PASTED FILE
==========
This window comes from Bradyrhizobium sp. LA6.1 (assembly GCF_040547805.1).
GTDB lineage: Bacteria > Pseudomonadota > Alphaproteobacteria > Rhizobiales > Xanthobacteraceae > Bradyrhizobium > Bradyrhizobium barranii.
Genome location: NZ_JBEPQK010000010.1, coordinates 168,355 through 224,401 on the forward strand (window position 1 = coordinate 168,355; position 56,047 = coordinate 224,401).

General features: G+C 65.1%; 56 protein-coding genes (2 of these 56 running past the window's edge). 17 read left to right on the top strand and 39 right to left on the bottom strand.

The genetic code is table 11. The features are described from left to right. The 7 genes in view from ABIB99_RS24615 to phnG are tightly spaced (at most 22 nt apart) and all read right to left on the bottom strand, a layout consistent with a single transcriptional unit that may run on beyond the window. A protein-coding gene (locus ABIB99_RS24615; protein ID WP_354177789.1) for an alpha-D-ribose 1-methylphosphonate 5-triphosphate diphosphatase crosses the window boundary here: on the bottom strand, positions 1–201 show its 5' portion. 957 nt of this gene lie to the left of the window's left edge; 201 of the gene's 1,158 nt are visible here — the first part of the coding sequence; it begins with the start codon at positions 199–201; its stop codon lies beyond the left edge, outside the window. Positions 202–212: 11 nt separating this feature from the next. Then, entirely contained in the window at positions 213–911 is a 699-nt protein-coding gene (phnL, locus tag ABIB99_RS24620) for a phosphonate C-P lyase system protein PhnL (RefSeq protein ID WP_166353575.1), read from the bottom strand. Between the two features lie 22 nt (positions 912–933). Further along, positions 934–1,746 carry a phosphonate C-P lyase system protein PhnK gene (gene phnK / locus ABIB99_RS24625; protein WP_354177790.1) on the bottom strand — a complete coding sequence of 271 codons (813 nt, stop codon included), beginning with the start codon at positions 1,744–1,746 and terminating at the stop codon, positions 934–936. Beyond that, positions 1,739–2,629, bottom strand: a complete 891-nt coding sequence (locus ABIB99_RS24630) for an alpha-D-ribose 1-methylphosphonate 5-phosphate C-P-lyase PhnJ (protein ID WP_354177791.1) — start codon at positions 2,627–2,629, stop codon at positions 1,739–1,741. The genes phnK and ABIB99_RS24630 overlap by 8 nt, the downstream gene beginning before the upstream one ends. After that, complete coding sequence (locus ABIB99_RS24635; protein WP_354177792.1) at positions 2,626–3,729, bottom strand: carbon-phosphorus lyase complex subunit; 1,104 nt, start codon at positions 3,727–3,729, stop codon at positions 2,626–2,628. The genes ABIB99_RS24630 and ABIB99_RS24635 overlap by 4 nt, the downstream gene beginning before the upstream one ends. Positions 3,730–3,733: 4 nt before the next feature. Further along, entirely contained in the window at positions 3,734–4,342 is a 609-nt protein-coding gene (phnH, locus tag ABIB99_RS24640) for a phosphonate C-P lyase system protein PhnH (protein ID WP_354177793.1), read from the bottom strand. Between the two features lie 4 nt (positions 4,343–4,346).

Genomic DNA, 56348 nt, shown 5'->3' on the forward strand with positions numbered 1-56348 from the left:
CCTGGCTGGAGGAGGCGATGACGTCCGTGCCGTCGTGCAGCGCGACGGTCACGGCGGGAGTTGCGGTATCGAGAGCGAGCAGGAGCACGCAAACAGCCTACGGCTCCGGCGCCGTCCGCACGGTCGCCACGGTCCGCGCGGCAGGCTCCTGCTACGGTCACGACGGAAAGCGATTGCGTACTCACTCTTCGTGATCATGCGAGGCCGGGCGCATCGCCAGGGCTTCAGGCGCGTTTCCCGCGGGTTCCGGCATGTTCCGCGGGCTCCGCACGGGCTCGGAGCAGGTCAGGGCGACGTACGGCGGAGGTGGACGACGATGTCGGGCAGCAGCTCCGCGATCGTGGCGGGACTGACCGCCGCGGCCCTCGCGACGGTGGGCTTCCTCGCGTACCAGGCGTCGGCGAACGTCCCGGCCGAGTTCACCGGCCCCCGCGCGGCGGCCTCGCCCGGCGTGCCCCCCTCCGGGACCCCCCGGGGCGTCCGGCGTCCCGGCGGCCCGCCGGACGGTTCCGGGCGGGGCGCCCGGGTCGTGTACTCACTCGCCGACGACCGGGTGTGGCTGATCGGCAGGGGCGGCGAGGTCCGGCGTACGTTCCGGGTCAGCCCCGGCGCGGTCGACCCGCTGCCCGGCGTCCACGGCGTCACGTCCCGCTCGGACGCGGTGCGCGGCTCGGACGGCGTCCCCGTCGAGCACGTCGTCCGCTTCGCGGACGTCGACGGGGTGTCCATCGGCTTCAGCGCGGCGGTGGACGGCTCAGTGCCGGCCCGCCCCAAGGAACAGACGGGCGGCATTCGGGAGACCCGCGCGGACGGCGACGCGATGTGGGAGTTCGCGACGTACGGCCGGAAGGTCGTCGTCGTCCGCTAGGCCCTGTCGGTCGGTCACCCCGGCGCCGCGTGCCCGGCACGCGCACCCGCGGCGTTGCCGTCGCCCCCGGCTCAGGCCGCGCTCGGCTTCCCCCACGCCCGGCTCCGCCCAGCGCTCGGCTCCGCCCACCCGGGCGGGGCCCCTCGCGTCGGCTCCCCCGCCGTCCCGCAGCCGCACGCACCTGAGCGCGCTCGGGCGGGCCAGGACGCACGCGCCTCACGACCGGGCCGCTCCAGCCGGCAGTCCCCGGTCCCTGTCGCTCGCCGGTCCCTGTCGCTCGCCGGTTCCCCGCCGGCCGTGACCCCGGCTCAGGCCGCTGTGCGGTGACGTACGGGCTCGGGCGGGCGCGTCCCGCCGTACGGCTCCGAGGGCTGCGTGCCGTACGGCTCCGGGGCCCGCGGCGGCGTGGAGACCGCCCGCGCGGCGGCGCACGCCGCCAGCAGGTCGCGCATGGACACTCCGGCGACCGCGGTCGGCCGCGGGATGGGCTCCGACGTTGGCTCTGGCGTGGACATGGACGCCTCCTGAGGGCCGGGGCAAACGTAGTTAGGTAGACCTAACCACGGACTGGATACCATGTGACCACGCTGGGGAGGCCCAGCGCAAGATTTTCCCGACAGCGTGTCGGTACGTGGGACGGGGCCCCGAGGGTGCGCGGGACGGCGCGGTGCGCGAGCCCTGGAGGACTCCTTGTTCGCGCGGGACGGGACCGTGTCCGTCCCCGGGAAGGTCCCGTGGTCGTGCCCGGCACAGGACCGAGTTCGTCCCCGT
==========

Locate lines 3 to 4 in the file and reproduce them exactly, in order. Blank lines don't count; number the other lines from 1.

Genome location: NZ_JBEPQK010000010.1, coordinates 168,355 through 224,401 on the forward strand (window position 1 = coordinate 168,355; position 56,047 = coordinate 224,401).

General features: G+C 65.1%; 56 protein-coding genes (2 of these 56 running past the window's edge). 17 read left to right on the top strand and 39 right to left on the bottom strand.